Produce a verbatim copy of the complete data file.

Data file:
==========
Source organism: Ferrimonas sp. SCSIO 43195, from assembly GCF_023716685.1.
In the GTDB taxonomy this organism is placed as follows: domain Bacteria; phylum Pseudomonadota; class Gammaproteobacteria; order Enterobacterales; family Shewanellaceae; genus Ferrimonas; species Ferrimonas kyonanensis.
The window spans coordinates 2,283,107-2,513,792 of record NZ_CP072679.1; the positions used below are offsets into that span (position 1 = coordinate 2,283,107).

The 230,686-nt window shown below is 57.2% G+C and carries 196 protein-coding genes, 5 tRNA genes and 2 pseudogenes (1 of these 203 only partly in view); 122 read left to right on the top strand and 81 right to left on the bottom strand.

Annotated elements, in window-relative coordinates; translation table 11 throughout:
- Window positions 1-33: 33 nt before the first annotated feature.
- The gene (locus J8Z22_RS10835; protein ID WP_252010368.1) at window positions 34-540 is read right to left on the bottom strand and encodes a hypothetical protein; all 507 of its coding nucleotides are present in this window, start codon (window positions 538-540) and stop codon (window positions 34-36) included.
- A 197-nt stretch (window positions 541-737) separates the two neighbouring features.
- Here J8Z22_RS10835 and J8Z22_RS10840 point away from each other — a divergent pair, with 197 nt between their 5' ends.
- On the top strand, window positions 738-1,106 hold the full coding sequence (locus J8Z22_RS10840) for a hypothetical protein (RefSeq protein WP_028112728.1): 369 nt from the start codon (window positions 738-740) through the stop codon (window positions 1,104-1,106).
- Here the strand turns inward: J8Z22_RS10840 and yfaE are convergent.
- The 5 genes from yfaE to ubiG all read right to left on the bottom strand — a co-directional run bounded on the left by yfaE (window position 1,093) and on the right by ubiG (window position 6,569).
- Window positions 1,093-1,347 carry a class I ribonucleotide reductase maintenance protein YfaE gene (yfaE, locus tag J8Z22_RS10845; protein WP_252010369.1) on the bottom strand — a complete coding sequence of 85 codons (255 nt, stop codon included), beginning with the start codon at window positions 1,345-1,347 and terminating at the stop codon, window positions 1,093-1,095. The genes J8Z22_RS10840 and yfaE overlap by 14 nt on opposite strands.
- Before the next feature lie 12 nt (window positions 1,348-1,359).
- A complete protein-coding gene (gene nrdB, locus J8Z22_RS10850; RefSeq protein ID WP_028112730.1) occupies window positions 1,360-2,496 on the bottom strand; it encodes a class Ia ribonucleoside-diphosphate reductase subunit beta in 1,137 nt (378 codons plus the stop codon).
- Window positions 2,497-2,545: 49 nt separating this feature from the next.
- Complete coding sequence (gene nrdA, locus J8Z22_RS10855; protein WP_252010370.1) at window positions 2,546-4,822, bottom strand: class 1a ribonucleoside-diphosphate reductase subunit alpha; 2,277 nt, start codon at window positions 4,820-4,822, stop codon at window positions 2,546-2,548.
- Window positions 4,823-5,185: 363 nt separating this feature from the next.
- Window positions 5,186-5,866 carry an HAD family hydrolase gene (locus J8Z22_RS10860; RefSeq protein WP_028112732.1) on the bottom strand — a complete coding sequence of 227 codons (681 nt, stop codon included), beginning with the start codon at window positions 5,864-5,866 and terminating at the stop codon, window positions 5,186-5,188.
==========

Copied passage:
Source organism: Ferrimonas sp. SCSIO 43195, from assembly GCF_023716685.1.
In the GTDB taxonomy this organism is placed as follows: domain Bacteria; phylum Pseudomonadota; class Gammaproteobacteria; order Enterobacterales; family Shewanellaceae; genus Ferrimonas; species Ferrimonas kyonanensis.
The window spans coordinates 2,283,107-2,513,792 of record NZ_CP072679.1; the positions used below are offsets into that span (position 1 = coordinate 2,283,107).

The 230,686-nt window shown below is 57.2% G+C and carries 196 protein-coding genes, 5 tRNA genes and 2 pseudogenes (1 of these 203 only partly in view); 122 read left to right on the top strand and 81 right to left on the bottom strand.

Annotated elements, in window-relative coordinates; translation table 11 throughout:
- Window positions 1-33: 33 nt before the first annotated feature.
- The gene (locus J8Z22_RS10835; protein ID WP_252010368.1) at window positions 34-540 is read right to left on the bottom strand and encodes a hypothetical protein; all 507 of its coding nucleotides are present in this window, start codon (window positions 538-540) and stop codon (window positions 34-36) included.
- A 197-nt stretch (window positions 541-737) separates the two neighbouring features.
- Here J8Z22_RS10835 and J8Z22_RS10840 point away from each other — a divergent pair, with 197 nt between their 5' ends.
- On the top strand, window positions 738-1,106 hold the full coding sequence (locus J8Z22_RS10840) for a hypothetical protein (RefSeq protein WP_028112728.1): 369 nt from the start codon (window positions 738-740) through the stop codon (window positions 1,104-1,106).
- Here the strand turns inward: J8Z22_RS10840 and yfaE are convergent.
- The 5 genes from yfaE to ubiG all read right to left on the bottom strand — a co-directional run bounded on the left by yfaE (window position 1,093) and on the right by ubiG (window position 6,569).
- Window positions 1,093-1,347 carry a class I ribonucleotide reductase maintenance protein YfaE gene (yfaE, locus tag J8Z22_RS10845; protein WP_252010369.1) on the bottom strand — a complete coding sequence of 85 codons (255 nt, stop codon included), beginning with the start codon at window positions 1,345-1,347 and terminating at the stop codon, window positions 1,093-1,095. The genes J8Z22_RS10840 and yfaE overlap by 14 nt on opposite strands.
- Before the next feature lie 12 nt (window positions 1,348-1,359).
- A complete protein-coding gene (gene nrdB, locus J8Z22_RS10850; RefSeq protein ID WP_028112730.1) occupies window positions 1,360-2,496 on the bottom strand; it encodes a class Ia ribonucleoside-diphosphate reductase subunit beta in 1,137 nt (378 codons plus the stop codon).
- Window positions 2,497-2,545: 49 nt separating this feature from the next.
- Complete coding sequence (gene nrdA, locus J8Z22_RS10855; protein WP_252010370.1) at window positions 2,546-4,822, bottom strand: class 1a ribonucleoside-diphosphate reductase subunit alpha; 2,277 nt, start codon at window positions 4,820-4,822, stop codon at window positions 2,546-2,548.
- Window positions 4,823-5,185: 363 nt separating this feature from the next.
- Window positions 5,186-5,866 carry an HAD family hydrolase gene (locus J8Z22_RS10860; RefSeq protein WP_028112732.1) on the bottom strand — a complete coding sequence of 227 codons (681 nt, stop codon included), beginning with the start codon at window positions 5,864-5,866 and terminating at the stop codon, window positions 5,186-5,188.